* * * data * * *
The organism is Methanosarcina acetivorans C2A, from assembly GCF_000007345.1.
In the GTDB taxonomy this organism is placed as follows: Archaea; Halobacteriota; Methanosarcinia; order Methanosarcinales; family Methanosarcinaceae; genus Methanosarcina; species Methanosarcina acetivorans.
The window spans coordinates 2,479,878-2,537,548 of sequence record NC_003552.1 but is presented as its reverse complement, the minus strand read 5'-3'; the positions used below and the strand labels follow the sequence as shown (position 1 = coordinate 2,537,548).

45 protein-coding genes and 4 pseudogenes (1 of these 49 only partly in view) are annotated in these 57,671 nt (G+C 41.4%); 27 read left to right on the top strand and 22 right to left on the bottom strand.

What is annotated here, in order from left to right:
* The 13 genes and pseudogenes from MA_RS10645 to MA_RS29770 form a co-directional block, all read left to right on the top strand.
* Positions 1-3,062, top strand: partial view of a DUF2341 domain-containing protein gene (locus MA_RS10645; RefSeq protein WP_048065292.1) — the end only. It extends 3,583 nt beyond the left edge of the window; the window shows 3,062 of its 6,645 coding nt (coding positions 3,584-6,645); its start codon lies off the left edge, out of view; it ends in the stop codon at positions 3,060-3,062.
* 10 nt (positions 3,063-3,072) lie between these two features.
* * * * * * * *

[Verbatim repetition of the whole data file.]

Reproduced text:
The organism is Methanosarcina acetivorans C2A, from assembly GCF_000007345.1.
In the GTDB taxonomy this organism is placed as follows: Archaea; Halobacteriota; Methanosarcinia; order Methanosarcinales; family Methanosarcinaceae; genus Methanosarcina; species Methanosarcina acetivorans.
The window spans coordinates 2,479,878-2,537,548 of sequence record NC_003552.1 but is presented as its reverse complement, the minus strand read 5'-3'; the positions used below and the strand labels follow the sequence as shown (position 1 = coordinate 2,537,548).

45 protein-coding genes and 4 pseudogenes (1 of these 49 only partly in view) are annotated in these 57,671 nt (G+C 41.4%); 27 read left to right on the top strand and 22 right to left on the bottom strand.

What is annotated here, in order from left to right:
* The 13 genes and pseudogenes from MA_RS10645 to MA_RS29770 form a co-directional block, all read left to right on the top strand.
* Positions 1-3,062, top strand: partial view of a DUF2341 domain-containing protein gene (locus MA_RS10645; RefSeq protein WP_048065292.1) — the end only. It extends 3,583 nt beyond the left edge of the window; the window shows 3,062 of its 6,645 coding nt (coding positions 3,584-6,645); its start codon lies off the left edge, out of view; it ends in the stop codon at positions 3,060-3,062.
* 10 nt (positions 3,063-3,072) lie between these two features.